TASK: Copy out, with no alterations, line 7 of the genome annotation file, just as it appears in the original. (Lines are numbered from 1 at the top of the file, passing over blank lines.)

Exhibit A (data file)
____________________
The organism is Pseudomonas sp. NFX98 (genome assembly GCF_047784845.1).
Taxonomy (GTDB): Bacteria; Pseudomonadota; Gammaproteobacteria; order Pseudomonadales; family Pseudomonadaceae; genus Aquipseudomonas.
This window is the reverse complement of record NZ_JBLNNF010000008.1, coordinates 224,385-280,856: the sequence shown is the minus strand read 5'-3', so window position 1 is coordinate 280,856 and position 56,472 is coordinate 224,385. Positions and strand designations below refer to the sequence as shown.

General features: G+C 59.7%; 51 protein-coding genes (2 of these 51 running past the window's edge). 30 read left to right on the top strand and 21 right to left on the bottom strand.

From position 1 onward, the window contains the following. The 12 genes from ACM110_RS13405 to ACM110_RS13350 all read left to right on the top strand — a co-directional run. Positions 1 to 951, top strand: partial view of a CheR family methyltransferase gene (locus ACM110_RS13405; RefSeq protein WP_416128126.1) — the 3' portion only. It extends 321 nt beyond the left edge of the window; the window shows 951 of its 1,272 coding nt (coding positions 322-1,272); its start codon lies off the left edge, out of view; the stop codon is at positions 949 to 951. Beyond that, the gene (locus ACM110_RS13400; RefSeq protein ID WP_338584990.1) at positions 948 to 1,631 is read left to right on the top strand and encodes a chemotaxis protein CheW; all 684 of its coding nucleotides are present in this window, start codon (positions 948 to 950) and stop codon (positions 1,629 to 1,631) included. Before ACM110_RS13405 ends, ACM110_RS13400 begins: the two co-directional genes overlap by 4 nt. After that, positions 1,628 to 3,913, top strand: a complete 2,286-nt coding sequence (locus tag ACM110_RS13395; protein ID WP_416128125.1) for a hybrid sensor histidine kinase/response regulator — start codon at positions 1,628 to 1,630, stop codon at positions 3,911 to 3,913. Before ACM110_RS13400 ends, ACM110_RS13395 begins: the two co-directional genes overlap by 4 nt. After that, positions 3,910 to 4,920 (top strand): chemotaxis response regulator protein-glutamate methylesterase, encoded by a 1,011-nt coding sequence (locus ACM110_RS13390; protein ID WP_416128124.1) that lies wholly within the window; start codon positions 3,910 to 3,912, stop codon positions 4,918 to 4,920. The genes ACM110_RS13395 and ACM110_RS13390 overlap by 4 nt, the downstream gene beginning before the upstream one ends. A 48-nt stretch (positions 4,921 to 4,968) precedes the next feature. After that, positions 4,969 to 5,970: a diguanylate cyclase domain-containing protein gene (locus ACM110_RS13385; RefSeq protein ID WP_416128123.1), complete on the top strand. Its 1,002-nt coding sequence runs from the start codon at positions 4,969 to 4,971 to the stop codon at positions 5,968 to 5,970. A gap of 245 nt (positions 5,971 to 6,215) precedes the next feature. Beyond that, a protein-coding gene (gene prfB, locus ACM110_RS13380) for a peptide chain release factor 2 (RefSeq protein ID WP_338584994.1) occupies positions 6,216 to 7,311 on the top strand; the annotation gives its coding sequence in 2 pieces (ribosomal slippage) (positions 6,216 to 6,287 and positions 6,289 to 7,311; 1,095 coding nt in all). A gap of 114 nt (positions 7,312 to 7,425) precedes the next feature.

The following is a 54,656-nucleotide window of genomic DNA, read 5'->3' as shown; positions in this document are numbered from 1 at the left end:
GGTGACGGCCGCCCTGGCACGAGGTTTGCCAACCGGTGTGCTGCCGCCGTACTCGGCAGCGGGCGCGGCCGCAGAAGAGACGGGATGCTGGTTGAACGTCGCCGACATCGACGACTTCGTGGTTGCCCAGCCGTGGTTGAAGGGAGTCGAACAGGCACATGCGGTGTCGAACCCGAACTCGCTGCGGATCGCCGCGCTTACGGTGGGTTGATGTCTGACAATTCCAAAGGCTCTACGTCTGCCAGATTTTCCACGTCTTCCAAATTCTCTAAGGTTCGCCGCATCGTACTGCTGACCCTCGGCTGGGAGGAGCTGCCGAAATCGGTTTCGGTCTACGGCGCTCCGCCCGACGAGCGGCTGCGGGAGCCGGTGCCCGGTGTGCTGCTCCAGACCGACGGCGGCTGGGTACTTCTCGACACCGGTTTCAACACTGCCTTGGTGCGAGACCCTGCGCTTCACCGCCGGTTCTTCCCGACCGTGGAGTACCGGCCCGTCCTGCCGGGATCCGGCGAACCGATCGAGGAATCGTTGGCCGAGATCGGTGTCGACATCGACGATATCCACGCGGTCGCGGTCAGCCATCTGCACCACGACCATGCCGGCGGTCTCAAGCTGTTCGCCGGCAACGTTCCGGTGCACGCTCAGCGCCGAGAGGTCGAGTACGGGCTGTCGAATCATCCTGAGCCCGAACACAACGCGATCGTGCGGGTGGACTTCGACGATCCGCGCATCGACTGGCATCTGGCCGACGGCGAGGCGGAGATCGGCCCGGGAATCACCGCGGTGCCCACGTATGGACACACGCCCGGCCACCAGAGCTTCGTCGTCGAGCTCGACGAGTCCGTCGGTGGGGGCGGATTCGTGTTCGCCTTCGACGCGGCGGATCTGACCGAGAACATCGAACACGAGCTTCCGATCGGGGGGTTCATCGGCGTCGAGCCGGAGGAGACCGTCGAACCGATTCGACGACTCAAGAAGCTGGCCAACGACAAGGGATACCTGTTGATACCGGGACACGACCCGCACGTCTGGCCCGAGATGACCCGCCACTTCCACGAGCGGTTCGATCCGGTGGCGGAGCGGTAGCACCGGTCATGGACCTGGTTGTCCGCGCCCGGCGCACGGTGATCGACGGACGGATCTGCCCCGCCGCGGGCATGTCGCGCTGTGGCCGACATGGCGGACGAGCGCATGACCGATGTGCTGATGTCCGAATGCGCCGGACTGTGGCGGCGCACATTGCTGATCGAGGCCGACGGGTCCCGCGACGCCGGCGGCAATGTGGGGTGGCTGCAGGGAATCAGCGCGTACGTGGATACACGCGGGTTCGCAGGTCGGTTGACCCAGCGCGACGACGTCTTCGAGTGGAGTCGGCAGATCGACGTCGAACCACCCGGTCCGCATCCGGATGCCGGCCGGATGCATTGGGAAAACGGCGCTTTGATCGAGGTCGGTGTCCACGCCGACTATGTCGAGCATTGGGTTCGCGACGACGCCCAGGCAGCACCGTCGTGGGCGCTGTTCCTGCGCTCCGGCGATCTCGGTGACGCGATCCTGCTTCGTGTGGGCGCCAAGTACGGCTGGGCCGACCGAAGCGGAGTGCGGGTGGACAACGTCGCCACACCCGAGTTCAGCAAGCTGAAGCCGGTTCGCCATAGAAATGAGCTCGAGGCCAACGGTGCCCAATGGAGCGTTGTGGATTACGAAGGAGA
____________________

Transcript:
GGTGACGGCCGCCCTGGCACGAGGTTTGCCAACCGGTGTGCTGCCGCCGTACTCGGCAGCGGGCGCGGCCGCAGAAGAGACGGGATGCTGGTTGAACGTCGCCGACATCGACGACTTCGTGGTTGCCCAGCCGTGGTTGAAGGGAGTCGAACAGGCACATGCGGTGTCGAACCCGAACTCGCTGCGGATCGCCGCGCTTACGGTGGGTTGATGTCTGACAATTCCAAAGGCTCTACGTCTGCCAGATTTTCCACGTCTTCCAAATTCTCTAAGGTTCGCCGCATCGTACTGCTGACCCTCGGCTGGGAGGAGCTGCCGAAATCGGTTTCGGTCTACGGCGCTCCGCCCGACGAGCGGCTGCGGGAGCCGGTGCCCGGTGTGCTGCTCCAGACCGACGGCGGCTGGGTACTTCTCGACACCGGTTTCAACACTGCCTTGGTGCGAGACCCTGCGCTTCACCGCCGGTTCTTCCCGACCGTGGAGTACCGGCCCGTCCTGCCGGGATCCGGCGAACCGATCGAGGAATCGTTGGCCGAGATCGGTGTCGACATCGACGATATCCACGCGGTCGCGGTCAGCCATCTGCACCACGACCATGCCGGCGGTCTCAAGCTGTTCGCCGGCAACGTTCCGGTGCACGCTCAGCGCCGAGAGGTCGAGTACGGGCTGTCGAATCATCCTGAGCCCGAACACAACGCGATCGTGCGGGTGGACTTCGACGATCCGCGCATCGACTGGCATCTGGCCGACGGCGAGGCGGAGATCGGCCCGGGAATCACCGCGGTGCCCACGTATGGACACACGCCCGGCCACCAGAGCTTCGTCGTCGAGCTCGACGAGTCCGTCGGTGGGGGCGGATTCGTGTTCGCCTTCGACGCGGCGGATCTGACCGAGAACATCGAACACGAGCTTCCGATCGGGGGGTTCATCGGCGTCGAGCCGGAGGAGACCGTCGAACCGATTCGACGACTCAAGAAGCTGGCCAACGACAAGGGATACCTGTTGATACCGGGACACGACCCGCACGTCTGGCCCGAGATGACCCGCCACTTCCACGAGCGGTTCGATCCGGTGGCGGAGCGGTAGCACCGGTCATGGACCTGGTTGTCCGCGCCCGGCGCACGGTGATCGACGGACGGATCTGCCCCGCCGCGGGCATGTCGCGCTGTGGCCGACATGGCGGACGAGCGCATGACCGATGTGCTGATGTCCGAATGCGCCGGACTGTGGCGGCGCACATTGCTGATCGAGGCCGACGGGTCCCGCGACGCCGGCGGCAATGTGGGGTGGCTGCAGGGAATCAGCGCGTACGTGGATACACGCGGGTTCGCAGGTCGGTTGACCCAGCGCGACGACGTCTTCGAGTGGAGTCGGCAGATCGACGTCGAACCACCCGGTCCGCATCCGGATGCCGGCCGGATGCATTGGGAAAACGGCGCTTTGATCGAGGTCGGTGTCCACGCCGACTATGTCGAGCATTGGGTTCGCGACGACGCCCAGGCAGCACCGTCGTGGGCGCTGTTCCTGCGCTCCGGCGATCTCGGTGACGCGATCCTGCTTCGTGTGGGCGCCAAGTACGGCTGGGCCGACCGAAGCGGAGTGCGGGTGGACAACGTCGCCACACCCGAGTTCAGCAAGCTGAAGCCGGTTCGCCATAGAAATGAGCTCGAGGCCAACGGTGCCCAATGGAGCGTTGTGGATTACGAAGGAGA